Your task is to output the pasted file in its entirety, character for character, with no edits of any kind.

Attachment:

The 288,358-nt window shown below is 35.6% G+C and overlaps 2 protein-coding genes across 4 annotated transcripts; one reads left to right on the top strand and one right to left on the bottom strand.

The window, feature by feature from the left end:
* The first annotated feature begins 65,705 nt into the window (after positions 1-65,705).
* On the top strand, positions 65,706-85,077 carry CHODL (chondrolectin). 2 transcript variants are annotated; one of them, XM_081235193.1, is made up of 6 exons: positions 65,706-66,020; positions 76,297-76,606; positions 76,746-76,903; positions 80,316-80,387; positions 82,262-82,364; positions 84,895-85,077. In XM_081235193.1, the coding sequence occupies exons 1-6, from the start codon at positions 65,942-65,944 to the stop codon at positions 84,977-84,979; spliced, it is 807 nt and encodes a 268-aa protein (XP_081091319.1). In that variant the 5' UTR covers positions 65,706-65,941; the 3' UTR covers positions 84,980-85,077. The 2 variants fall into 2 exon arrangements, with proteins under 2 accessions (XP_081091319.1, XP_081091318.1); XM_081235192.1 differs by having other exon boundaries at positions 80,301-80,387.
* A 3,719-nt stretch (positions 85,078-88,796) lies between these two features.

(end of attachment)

The 288,358-nt window shown below is 35.6% G+C and overlaps 2 protein-coding genes across 4 annotated transcripts; one reads left to right on the top strand and one right to left on the bottom strand.

The window, feature by feature from the left end:
* The first annotated feature begins 65,705 nt into the window (after positions 1-65,705).
* On the top strand, positions 65,706-85,077 carry CHODL (chondrolectin). 2 transcript variants are annotated; one of them, XM_081235193.1, is made up of 6 exons: positions 65,706-66,020; positions 76,297-76,606; positions 76,746-76,903; positions 80,316-80,387; positions 82,262-82,364; positions 84,895-85,077. In XM_081235193.1, the coding sequence occupies exons 1-6, from the start codon at positions 65,942-65,944 to the stop codon at positions 84,977-84,979; spliced, it is 807 nt and encodes a 268-aa protein (XP_081091319.1). In that variant the 5' UTR covers positions 65,706-65,941; the 3' UTR covers positions 84,980-85,077. The 2 variants fall into 2 exon arrangements, with proteins under 2 accessions (XP_081091319.1, XP_081091318.1); XM_081235192.1 differs by having other exon boundaries at positions 80,301-80,387.
* A 3,719-nt stretch (positions 85,078-88,796) lies between these two features.